If you've consulted our guides to crossing the border to shop for alcohol, tobacco, or anything else, you're a total pro at saving time and money when you travel from Canada to the US (or vice versa). We haven't covered crossing with furry friends yet, though. Before you plan your jaunt down south with the creature that your heart desires, keep the following things in mind.
Crossing into the United States from Canada with a pet requires that you provide proof of vaccination. You have given your cat or dog rabies shots, right? As little as a signed letter or receipt from a vet that states your animal is in good health and been vaccinated will suffice for this purpose, but the vaccination must have taken place at least thirty days before you cross. Most people have little hassle bringing their pet with them when they travel. An official at a popular border crossing who agreed to speak on condition of anonymity says that pets are the least of border guards' worries: “no, no, no, no one's too worried about dogs and cats here. You really just need the vaccination receipt.” This holds for the continental US: Hawaii is rabies-free, so you'll need to quarantine your dog for 130 days if you're going there.
To come back into Canada from the US, or for Americans visiting Canada with the family dog, the same rules obtain. In spite of what you may have heard (or what your vet may have tried to sell you), you do not need a tracking tattoo or microchip to travel between Canada and the US with a domestic animal.
Please note: The below information concerns common pets, not "exotic" animals. For exotic animals - any species that is protected - there are many additional requirements. To learn more about travelling with an exotic animal, please look into CITES certificates.
The rules governing birds are slightly more restrictive. You have to have been in possession of the birds for at least 90 days before your border-crossing, and the birds must not have had any bird-on-bird contact during that time. You also must declare that the birds are your pets and that you aren't planning to sell them, and you can only bring pet birds into Canada once every 90 days.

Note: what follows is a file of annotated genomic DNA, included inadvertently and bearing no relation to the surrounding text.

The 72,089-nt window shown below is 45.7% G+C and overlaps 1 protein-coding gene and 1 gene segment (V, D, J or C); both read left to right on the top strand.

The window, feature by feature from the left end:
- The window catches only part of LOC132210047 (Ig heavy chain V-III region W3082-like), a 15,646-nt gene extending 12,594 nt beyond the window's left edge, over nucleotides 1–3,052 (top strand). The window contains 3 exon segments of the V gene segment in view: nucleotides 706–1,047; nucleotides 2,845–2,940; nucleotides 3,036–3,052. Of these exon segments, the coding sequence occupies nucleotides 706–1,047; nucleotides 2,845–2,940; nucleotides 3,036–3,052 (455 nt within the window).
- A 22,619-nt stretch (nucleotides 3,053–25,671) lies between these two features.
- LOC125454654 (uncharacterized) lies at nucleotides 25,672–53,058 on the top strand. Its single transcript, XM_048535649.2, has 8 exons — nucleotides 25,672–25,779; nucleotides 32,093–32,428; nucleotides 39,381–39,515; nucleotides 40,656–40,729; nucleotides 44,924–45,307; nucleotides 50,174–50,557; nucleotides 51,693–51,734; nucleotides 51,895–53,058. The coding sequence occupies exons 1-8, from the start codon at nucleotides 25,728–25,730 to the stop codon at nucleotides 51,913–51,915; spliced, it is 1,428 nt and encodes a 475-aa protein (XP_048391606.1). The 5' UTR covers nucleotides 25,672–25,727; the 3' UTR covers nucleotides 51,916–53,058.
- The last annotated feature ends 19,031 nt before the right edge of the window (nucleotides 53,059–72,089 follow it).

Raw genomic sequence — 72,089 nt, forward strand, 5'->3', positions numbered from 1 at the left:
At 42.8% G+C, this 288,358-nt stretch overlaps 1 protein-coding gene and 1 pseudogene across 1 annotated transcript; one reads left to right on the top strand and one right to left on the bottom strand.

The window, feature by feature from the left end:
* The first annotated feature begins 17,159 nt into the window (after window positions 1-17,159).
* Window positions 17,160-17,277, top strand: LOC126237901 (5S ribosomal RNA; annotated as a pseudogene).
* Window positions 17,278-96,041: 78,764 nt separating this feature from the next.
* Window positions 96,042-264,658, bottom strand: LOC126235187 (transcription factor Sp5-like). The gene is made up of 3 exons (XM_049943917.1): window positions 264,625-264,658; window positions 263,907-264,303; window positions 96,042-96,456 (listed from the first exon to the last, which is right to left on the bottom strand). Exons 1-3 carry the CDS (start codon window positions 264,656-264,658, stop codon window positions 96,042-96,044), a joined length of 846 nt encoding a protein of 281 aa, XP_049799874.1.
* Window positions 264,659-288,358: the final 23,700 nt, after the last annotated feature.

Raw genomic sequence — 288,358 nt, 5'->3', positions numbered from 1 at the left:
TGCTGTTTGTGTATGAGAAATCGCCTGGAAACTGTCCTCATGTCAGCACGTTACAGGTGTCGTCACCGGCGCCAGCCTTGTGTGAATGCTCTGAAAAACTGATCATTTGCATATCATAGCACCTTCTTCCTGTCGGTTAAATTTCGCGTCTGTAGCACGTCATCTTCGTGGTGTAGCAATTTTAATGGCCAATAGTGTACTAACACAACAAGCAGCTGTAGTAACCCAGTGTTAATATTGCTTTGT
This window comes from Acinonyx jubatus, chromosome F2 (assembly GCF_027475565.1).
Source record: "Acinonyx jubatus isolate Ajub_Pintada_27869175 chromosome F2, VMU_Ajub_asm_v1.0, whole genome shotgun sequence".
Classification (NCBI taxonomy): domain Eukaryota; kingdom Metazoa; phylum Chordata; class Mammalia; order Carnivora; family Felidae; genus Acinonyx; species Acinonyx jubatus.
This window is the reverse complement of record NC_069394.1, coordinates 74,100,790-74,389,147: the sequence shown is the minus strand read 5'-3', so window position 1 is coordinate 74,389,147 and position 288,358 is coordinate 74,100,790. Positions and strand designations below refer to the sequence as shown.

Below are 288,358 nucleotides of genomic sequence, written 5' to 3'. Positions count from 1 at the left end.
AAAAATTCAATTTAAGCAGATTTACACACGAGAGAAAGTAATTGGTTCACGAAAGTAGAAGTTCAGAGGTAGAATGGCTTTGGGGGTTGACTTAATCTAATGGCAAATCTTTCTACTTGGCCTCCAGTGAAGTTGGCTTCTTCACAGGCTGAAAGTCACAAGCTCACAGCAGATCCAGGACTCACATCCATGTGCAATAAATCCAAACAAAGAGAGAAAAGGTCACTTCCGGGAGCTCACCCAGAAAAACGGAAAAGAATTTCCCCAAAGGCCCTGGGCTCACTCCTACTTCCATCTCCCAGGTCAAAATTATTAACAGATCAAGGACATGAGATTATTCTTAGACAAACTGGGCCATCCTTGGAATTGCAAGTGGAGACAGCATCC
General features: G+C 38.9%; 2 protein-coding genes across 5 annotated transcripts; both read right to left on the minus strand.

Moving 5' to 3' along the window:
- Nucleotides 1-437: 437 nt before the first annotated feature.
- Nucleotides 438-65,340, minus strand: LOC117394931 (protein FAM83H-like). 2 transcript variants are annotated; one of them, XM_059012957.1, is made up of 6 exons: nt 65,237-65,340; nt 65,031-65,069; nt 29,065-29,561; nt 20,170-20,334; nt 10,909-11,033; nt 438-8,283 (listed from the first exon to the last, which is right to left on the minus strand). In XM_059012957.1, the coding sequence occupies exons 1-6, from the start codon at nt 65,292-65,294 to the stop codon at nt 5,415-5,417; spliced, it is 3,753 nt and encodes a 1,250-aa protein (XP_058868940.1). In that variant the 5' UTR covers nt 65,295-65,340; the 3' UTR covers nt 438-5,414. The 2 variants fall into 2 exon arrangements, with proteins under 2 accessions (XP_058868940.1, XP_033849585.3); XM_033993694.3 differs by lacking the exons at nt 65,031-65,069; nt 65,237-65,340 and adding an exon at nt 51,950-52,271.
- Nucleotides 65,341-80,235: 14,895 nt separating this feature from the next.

Birds entering the United States from Canada by land need only an inspection by a vet at your point of entry. If you're traveling by air or sea you'll also need a import permit VS 17-129. Birds entering the US from any other country are subject to thirty-day quarantine, similar to the one imposed on entering Hawaii with dogs or cats (the quarantine facilities are in New York, Miami, and Los Angeles).
Horses can cross the US-Canada border with an equine-specific veterinary examination certification. The form includes a delightful set of illustrations with sections for special muzzle characteristics, and a certificate proving a negative result on a Coggins disorder test. Vet inspection is required on entering the US, so check your local border crossing for hours and availability.
Pet rodents have not been regulated for border-crossing, so feel free to toss the cage and hamster-wheel in the back seat to distract your kids on the long drive to your grandmother's house in Boise. Our source at the border says “we don't really see a lot of rats,” so it might be worth doing your research and printing the relevant pages from the government's website to ease your guard's rule-book thumbing.
If you absolutely must bring pet food with you across the border, it must be in its original packaging, be under 20kg, have a label with a clear list of ingredients and place of origin. Certain animal by-products won't be allowed into the US, including pet foods that contain any sheep or goat meat.
This is a pretty common practice, especially for pure bred dogs or weird-looking lizards. The regulations are pretty much the same, save the $35 inspection / importation fee ($55 if there's a problem with your documents) and a detailed veterinary certificate, which must:
- "be in English or French;
- be issued and signed by a licensed veterinarian;
- identify the animal (as in breed, colour, and weight);
- state that the animal has been in the exporting country since birth or for at least six (6) months immediately preceding shipment to Canada; and
- be accompanied by documentation from a competent government authority, stating that rabies has not occurred in the country of origin for at least six (6) months immediately preceding the animal's shipment to Canada.
A competent government authority refers to a veterinary agency or other government agency that manages a country's animal health and welfare situation, as well as handles the responsibility of veterinary certification for the purposes of international trade. The document can be either:
- a letter issued on the competent government authority's letterhead, which must be dated, stamped and signed by an official of the competent government authority in the country of origin; or
- a letter by the licensed veterinarian who issued the certificate, which must be endorsed by the competent government authority."
So make sure you have all the necessary documentation and have a fun trip with your pet(s).
This article was commissioned by George Laczko.Updated for 2019